The past week or so has been challenging here at the ol’ blog. There are a lot of things I’ve been wanting to write about, but time has been tight. Between rehearsals for the new show, two reviewing assignments, and increased workload at the day job, it’s been difficult finding a moment or two to even write this much. I even missed my first Random Friday Top 10 – ARGH! So, I’m going to finally get a little caught up here.
First things first: the conclusion of Merry Mount. We finished the run on the afternoon of Sunday, January 27th with what I thought was our best performance yet. Everyone was focused yet relaxed, confident that we finally had the show under our belts and could just go out there and have some fun, which we did. I know I felt that way. I wasn’t worrying about my lines or my costume or anything else, I was just playing the part as totally and completely as possible. It was great. Add to that our biggest audience of the run (about two thirds full, including this very friendly face in the front row), and it was a surefire recipe for success.
Then, that very afternoon, it was over to NYU’s Tisch School of the Arts to rehearse a reading of Joshua William Gelb‘s play, The Tragedie of Bour IV, for that evening’s installment of the hotINK Festival 2008. An interesting and challenging piece in which I tried my best to channel the spirit of Orson Welles giving the title character’s stump speech in Citizen Kane (strictly a judgment call on what I thought the role called for). We had a strong cast, made up mostly of current NYU students (for once I was the oldster of the group – cry me a river), that performed for an enthusiastic audience of about 40-50 people (also made up mostly of current NYU students, it looked like). And, it wasn’t until I read Joshua’s bio that I realized why his name sounded so familiar to me: he’s the author and co-lyricist of Tully (In No Particular Order), which played at last year’s New York Musical Theatre Festival. Nice!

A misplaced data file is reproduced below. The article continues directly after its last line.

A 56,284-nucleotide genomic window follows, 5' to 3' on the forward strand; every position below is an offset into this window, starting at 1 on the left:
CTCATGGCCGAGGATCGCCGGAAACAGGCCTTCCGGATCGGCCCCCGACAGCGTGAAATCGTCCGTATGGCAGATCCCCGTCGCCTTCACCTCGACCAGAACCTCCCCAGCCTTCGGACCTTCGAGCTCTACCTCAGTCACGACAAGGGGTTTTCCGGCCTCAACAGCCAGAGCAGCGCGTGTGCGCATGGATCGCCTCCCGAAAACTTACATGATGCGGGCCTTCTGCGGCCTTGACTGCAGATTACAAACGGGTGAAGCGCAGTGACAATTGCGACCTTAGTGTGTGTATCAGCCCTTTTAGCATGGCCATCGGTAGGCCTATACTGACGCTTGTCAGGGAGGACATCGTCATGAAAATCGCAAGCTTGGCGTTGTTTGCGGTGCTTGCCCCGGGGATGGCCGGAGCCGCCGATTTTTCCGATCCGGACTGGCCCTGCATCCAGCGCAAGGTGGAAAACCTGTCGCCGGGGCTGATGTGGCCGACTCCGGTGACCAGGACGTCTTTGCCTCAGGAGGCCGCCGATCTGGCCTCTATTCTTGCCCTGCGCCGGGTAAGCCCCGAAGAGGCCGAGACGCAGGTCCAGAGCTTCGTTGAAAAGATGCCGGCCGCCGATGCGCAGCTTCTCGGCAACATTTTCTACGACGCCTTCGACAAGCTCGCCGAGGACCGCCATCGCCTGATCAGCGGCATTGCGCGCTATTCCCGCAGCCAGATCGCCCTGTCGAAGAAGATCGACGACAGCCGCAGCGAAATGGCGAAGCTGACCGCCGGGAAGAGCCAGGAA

Now it’s on to 3800 Elizabeth, my latest show which opened this past weekend (on Super Bowl Sunday, no less: my thanks to all seven audience members who attended opening night). This one is quite different from anything else I’ve ever worked on before: it’s a 6-episode sitcom, written for the stage, about the ups and downs of three thirtysomething urbanites in Nueva York. This opus is the brainchild of my friend, writer-director Aaron Baker, and is being performed once a week on Sunday nights for the next six weeks at The Battle Ranch. There will be a new episode each week, just like on TV, except for the week we re-run the pilot (for those of you who missed it because you opted for the Super Bowl instead). It’s more Seinfeld-ian than plot-driven, and is pretty ridiculous and funny.
We’ve got a terrific cast that features Peter Handy and Iracel Rivero (pictured above, from left to right, along with yours truly), and guest stars galore including Gyda Arber, Alexis Black, Bryan Enk, Ian W. Hill, and Christiaan Koop. We’ve even got a theme song, opening credits, commercials, the whole shebang. To top it all off, each episode is roughly a half hour long and they’re all free.
Let me repeat that: FREE.
As in: no admission price.
You cannot beat that, people.
Seriously, you should come check us out: you know you like to laugh.